Skip to main content Survey Shows Access to Mortgages Viewed as a Serious National Issue
Feb 08, 2011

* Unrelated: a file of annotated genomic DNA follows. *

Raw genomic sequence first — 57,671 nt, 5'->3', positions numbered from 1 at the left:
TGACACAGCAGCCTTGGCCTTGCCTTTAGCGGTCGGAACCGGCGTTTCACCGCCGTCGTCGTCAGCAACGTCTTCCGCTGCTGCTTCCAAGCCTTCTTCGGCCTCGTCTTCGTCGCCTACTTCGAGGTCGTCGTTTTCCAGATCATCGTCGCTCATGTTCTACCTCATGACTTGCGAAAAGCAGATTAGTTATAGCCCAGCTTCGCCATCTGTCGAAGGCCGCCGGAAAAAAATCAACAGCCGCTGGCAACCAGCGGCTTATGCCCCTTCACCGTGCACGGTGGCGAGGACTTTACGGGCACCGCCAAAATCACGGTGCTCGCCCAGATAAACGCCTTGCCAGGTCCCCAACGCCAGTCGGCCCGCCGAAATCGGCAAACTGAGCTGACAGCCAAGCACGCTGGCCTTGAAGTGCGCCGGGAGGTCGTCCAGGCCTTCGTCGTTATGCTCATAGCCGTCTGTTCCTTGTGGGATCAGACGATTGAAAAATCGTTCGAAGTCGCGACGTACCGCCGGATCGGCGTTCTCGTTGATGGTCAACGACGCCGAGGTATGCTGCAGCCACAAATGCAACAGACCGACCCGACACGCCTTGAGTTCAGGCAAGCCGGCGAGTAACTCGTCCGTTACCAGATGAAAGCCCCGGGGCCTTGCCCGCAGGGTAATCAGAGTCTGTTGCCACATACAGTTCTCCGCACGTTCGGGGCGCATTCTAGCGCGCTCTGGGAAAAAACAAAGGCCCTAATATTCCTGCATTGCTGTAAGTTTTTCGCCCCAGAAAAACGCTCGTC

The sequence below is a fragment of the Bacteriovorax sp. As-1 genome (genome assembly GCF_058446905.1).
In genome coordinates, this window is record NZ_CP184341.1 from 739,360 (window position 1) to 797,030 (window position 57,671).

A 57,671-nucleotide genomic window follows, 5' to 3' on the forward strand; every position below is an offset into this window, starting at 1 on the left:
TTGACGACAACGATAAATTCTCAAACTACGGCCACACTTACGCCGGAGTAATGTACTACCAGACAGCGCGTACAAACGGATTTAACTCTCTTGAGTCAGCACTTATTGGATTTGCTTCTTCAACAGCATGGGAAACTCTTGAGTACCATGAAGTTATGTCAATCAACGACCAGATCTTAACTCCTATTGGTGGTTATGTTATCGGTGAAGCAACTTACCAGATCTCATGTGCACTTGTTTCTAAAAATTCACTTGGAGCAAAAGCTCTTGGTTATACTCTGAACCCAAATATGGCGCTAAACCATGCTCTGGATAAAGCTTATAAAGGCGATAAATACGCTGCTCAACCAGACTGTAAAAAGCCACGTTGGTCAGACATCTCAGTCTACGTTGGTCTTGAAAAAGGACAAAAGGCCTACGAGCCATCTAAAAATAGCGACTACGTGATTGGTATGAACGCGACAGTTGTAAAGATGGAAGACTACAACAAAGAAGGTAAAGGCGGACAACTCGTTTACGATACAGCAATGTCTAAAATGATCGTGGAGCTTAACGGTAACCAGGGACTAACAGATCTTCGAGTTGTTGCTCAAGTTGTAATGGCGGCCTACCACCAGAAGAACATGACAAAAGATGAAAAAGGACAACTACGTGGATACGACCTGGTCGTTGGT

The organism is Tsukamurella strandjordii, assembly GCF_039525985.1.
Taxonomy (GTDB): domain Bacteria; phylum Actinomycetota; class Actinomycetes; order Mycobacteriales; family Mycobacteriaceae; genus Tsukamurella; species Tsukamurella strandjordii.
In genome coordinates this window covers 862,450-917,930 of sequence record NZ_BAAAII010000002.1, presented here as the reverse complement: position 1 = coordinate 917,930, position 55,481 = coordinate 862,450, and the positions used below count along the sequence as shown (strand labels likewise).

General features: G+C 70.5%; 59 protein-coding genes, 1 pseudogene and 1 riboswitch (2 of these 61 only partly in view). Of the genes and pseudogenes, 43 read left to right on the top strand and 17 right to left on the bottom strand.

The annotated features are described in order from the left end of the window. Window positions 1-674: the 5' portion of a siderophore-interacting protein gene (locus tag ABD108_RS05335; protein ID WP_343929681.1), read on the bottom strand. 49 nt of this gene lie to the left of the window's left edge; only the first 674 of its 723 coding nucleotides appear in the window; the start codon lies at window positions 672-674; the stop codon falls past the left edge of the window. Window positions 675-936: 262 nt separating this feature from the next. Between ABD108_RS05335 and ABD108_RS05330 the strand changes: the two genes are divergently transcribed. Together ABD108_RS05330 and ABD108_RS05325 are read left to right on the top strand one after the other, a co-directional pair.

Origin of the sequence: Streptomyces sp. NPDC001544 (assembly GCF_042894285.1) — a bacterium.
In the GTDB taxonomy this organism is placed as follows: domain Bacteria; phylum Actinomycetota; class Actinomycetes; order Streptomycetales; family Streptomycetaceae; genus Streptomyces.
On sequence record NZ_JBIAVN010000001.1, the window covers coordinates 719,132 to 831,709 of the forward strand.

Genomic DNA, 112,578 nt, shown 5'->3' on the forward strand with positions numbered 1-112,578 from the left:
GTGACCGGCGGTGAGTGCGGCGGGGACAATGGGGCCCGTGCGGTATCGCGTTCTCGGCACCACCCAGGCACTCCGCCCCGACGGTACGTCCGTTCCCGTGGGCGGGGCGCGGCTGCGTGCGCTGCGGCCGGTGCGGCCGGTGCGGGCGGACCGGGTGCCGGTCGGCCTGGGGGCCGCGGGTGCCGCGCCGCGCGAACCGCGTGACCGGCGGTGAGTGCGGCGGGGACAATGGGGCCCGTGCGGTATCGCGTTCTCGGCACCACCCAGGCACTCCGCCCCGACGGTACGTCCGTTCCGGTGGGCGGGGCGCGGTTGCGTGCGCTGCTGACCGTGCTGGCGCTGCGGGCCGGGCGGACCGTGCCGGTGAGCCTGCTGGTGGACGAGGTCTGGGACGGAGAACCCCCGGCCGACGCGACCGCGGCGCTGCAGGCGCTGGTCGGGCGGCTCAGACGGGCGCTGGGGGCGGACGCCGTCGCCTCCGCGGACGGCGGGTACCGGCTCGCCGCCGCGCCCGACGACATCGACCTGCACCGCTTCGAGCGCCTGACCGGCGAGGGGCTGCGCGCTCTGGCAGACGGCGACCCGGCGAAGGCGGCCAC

Four years after widespread sub-prime mortgage defaults touched off an international financial crisis, getting a mortgage today is so difficult two out of three Americans (70.6 percent) believe access to affordable mortgages is a serious problem, according to a national survey released by The survey also found that understanding the mortgage process and coping with lenders' requirements are the most challenging aspects of getting a mortgage today. In fact, survey respondents ranked it more challenging (32.3 percent) than getting the mortgage itself (23 percent) or negotiating the sale price on the home (25.3 percent). In addition, three out of four (79 percent) recent homebuyers, especially those earning $50,000 a year or more, report getting a mortgage was as, or more, difficult than they expected. According to the survey, today's lending environment is so confusing many borrowers are experiencing high levels of stress and frustration accompanied by the potential for distrust. One in five recent homebuyers (20.9 percent) said waiting to hear if they were approved for a mortgage was more stressful than waiting to hear if they got a job. One in 10 borrowers (10.8 percent) report their lender gave them a higher interest rate than what they were originally quoted, and 9.1 percent said their lender asked for seemingly inappropriate information. Almost twice as many female buyers (11.7 percent) as male buyers (6.4 percent) said they were asked for inappropriate information. Adding to the confusion, nearly one-quarter (22.9 percent) said applying for a mortgage was challenging because documentation requirements from their lender kept changing. One in five borrowers (21.6 percent) said their lender used too much technical jargon, and 20.7 percent said finding a lender that was easy to work with was challenging. Borrowers considered these particular problems more challenging than the amount of time it took to fund a loan (19.1 percent) or problems they experienced in qualifying due to their credit rating (6.9 percent). In spite of frustrations and confusion, many recent buyers that participated in the survey said they successfully secured loans and purchased homes in the past three years. Most were highly qualified buyers, with just over half (54.6 percent) reporting they had FICO scores exceeding 700. More than two-thirds (67.7 percent) of the survey respondents that successfully took out a mortgage said they were able to put down less than 20 percent of the purchase price. "Over the past few years, a lot of buyers have had a hard time not only getting a loan but getting through the process," said Sue Stewart, senior vice president at Move Inc., operator of "This survey is a wakeup call and clearly points to the fact that borrowers want a process that's easy to understand and follow. They don't want surprises and they want to be able to depend on their mortgage lender. For most people, the home buying process isn't about the mortgage—it's about getting a home." Stewart points out that the survey found strong evidence confirming first-time buyers will continue to be an important group in the next 36 months. According to the survey, three out of five (58.4 percent) Americans planning to purchase a home in the next three years identify themselves as first-time buyers, significantly higher than the current market share of 33 percent1, and a 21 percent increase from a Move Inc., survey taken in October, 20092. At the same time, the survey found first-time homebuyers are significantly more concerned than other buyers about the problems they face in getting a mortgage today by almost 13 percent. First-time buyers (25.7 percent) also said waiting to hear if their mortgage was approved would be more stressful than waiting to hear if they got a job. "First-time buyers are critical to the recovery of our real estate economy and the future of homeownership," Stewart said. "They're also the group most susceptible to interest rate bait and switch tactics that could cost an extra $43,559 dollars over the life of a loan for a $220,000 home3. That's significant, and can be avoided if you have access to the right information and an easy to understand lending process similar to what we provide at" Public concern today over mortgage financing also extends to public policy in 2011, but support for direct government intervention has softened since the height of the credit crisis in 20084. Americans today say President Obama's top priorities to help homeowners in 2011 should be to help those in trouble avoid foreclosure (27 percent) and to keep interest rates low (27.9 percent), down 3.5 percent from October 20095. Only 12.9 percent feel the President's top priority to help homeowners should be to make more affordable housing credit available, while 11.4 percent identified helping first-time homebuyers buy as a top priority today as compared to 10.4 percent in October 2009. This survey is based on interviews conducted Jan. 7-9 and Jan. 14-16, 2011 from two samples for each week's OmniTel survey conducted by GfK Custom Research North America. Waves consisted of 1,000 completed interviews each, and were made up of male and female adults (in approximately equal number). All survey participants were 18 years of age and over. The margin of error on weighted data is +/- three percent. OmniTel is a weekly national telephone omnibus service of GfK Custom Research North America. The raw data are weighted by a custom designed computer program, which automatically develops a weighting factor for each respondent. This procedure employs five variables: age, sex, education, race and geographic region. Each interview is assigned a single weight derived from the relationship between the actual proportion of the population with its specific combination of age, sex, education, race and geographic characteristics and the proportion in our sample that week. Tabular results show both weighted and unweighted bases for these demographic variables. Footnotes 1-December 2010 Existing Home Sales Release, National Association of Realtors. 2-Survey on Homeownership Issues by GfK Custom Research North America, Oct. 10-11, 2008. 3-30 year fixed rate, $198,000 purchase price at five percent, 10 percent downpayment=$1124.22 principal/interest monthly payment versus 4.5 percent rate with payment of $1003,23 monthly payment. 4-Move Inc., GfK Survey Results—70.6 percent, Jan. 2011 versus 81.6 percent, October 2008. 5-Home Buyer/Foreclosure Study by GfK Custom, Research North America, Oct. 16-18, 2009. 6-comScore Media Metrix, December 2010. For more information, visit or